Opinion by Jason FearneyhoughWritten by Jason Fearneyhough
Jason Fearneyhough, Director, Wyoming Department of Agriculture
As I drove around Wyoming last week, I was struck once again by how tough things look out there as we struggle through this latest drought. This fact was confirmed by the many personal meetings and phone calls I have had recently with producers around the state. Water is scarce and so is feed. As we hosted the Western Association of State Departments of Agriculture meeting last week, the directors of agriculture from the 13 western states felt our pain, as most of them are in a similar situation.
It’s tough, it’s dry, and there is no short-term relief in sight, but Wyoming has been through this before. Many farms and ranches in Wyoming have been around for generations and in times like these, the great people of Wyoming agriculture shine. As we all know, adversity is common in agriculture, but the resiliency and storied traditions of Wyoming producers can’t be beaten. It’s no mistake that some of the hardest working and best people I know make their living in agriculture because it takes a special type of person to live this life. A special blend of stubbornness, dedication, strong work ethic, a sense of family and creativity through innovation make the people of our industry second to none.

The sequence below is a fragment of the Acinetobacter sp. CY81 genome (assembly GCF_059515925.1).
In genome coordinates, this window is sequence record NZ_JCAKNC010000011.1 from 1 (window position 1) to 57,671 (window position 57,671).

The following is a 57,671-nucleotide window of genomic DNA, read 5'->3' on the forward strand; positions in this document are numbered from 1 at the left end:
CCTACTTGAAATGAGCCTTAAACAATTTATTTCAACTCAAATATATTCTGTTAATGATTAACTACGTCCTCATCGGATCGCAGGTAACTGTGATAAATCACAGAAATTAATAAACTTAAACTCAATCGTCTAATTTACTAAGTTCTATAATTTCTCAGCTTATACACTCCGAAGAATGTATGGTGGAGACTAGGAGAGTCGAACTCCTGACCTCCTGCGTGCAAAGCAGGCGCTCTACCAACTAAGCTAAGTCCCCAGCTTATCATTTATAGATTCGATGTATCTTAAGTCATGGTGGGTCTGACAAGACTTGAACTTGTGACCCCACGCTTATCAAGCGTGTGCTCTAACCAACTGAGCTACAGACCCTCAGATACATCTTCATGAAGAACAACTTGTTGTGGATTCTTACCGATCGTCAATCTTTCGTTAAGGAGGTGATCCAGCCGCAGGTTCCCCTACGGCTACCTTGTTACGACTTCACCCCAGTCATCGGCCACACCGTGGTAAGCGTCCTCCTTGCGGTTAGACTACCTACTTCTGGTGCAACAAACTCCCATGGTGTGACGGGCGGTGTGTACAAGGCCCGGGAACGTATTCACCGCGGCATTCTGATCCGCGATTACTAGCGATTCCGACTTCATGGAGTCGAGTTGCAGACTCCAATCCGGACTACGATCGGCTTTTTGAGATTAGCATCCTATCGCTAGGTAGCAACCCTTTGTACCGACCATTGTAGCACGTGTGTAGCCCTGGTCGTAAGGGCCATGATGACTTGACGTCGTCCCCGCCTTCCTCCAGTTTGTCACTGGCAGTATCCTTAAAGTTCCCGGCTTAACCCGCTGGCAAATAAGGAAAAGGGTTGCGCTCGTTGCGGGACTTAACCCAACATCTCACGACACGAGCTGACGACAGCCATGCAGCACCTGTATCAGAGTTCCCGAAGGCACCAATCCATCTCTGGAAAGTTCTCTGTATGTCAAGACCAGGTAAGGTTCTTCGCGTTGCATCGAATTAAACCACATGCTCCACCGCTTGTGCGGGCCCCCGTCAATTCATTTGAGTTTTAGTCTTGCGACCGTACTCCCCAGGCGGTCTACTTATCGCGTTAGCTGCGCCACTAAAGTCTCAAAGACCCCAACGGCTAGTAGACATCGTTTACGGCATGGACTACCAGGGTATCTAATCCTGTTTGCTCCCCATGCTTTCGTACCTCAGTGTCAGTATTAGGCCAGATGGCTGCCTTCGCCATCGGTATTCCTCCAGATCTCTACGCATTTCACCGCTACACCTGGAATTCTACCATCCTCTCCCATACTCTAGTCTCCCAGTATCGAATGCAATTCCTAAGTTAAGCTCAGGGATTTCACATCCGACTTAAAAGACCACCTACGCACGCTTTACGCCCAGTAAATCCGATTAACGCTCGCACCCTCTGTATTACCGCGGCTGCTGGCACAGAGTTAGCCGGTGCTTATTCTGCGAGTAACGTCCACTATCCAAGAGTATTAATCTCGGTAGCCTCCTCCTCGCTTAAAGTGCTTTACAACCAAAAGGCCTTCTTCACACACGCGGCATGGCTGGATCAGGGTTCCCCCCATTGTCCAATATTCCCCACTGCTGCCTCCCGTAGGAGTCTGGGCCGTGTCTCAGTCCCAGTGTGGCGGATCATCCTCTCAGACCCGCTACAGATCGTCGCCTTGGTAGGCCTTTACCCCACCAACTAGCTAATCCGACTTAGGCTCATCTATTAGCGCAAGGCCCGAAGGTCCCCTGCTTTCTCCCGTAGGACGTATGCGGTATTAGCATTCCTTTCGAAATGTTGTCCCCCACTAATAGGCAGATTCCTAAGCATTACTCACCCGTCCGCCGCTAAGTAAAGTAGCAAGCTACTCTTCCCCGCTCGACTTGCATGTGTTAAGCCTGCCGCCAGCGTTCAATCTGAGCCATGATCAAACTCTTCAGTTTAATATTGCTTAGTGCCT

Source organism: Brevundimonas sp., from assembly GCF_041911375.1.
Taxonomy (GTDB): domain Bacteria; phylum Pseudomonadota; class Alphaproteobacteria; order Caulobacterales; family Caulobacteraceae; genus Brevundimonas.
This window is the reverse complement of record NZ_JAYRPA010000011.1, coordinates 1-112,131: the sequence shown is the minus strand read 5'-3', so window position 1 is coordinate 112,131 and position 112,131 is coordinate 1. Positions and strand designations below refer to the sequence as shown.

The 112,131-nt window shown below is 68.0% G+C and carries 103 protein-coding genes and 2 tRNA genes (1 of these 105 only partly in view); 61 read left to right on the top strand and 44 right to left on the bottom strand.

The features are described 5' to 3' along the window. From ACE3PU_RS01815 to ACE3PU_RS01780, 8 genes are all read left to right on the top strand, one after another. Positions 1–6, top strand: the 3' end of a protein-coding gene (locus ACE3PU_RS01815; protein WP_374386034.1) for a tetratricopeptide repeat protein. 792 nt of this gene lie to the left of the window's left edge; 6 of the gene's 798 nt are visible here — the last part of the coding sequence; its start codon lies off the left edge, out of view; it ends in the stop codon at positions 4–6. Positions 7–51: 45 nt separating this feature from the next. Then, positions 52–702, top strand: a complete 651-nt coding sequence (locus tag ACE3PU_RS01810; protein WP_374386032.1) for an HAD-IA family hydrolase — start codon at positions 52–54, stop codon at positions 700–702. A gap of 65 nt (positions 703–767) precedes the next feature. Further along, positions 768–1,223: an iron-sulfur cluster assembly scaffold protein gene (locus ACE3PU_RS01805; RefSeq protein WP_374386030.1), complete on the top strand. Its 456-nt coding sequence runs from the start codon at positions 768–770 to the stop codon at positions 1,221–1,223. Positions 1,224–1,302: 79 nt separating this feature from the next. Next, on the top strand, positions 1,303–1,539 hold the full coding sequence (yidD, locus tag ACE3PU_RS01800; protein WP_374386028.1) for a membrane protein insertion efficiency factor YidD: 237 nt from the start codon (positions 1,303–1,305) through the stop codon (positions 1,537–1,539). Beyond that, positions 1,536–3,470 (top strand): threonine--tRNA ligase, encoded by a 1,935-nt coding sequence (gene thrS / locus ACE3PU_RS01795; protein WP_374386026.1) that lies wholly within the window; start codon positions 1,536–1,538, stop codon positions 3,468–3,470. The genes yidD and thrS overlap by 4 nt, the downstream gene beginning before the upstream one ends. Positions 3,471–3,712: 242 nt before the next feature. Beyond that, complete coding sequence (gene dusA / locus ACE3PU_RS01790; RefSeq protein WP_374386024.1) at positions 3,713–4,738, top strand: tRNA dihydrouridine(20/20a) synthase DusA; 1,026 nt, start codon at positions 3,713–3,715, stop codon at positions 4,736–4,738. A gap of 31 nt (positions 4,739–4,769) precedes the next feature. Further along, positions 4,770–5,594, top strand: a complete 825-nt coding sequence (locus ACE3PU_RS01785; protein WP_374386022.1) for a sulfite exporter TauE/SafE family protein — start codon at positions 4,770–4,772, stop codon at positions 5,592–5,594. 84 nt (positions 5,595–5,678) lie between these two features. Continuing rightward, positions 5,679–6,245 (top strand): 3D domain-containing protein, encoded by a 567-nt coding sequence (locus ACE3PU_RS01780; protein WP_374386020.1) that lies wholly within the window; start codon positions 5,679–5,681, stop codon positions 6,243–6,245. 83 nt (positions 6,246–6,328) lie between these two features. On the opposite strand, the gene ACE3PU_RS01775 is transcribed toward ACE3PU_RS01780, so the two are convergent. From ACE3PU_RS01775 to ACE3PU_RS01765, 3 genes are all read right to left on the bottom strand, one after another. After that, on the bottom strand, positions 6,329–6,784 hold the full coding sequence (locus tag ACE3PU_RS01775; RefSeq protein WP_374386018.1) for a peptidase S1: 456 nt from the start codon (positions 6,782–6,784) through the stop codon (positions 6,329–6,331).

True, the challenges never end, and some years there are more challenges than others. This is definitely the case right now. Currently we are dealing with drought, fire, ever-increasing regulations, input cost uncertainty, litigation all over the map and the long wait to see what happens in the Farm Bill. These are on top of the “normal” challenges due to our extremely variable weather patterns, topography and geology in Wyoming.
Through all of this, however, Wyoming has developed cattle and sheep herds that are as good as, if not better than, anyone’s in the country. We have hay that is sought out globally and wheat, sugar beets, dry edible beans, barley and more that are all of superior quality and always in demand.
More importantly, Wyoming agriculture grows good people. Plain and simple, we raise high quality kids. This is important for many reasons, but mainly, this is how we maintained a “can do” attitude from generations past and how we will continue it in the future. Agriculture needs good young people and we’ve got ‘em.
Wyoming ranchers and farmers have worked generation after generation to take what is given to them and improve it. They have instilled this value into their children, and that dedication to meeting challenges and then raising the bar is obvious. Agriculture in Wyoming is constantly becoming more efficient and productive while maintaining the traditions that are important to family and the industry in a changing world where new issues pop up at each turn.
This attitude of excellence ensures that Wyoming agriculture will have a large impact on how we approach the opportunities that are presenting themselves as we move to the future.
There are more people to feed on the planet every day. We just surpassed 7 billion, and we will reach 9 billion easily in my lifetime. While the numbers grow, the issues we face aren’t going to go away. Even with those ever changing issues, this spells immense opportunity for agriculture and I have no doubt that Wyoming will be up to the challenge to help meet this need.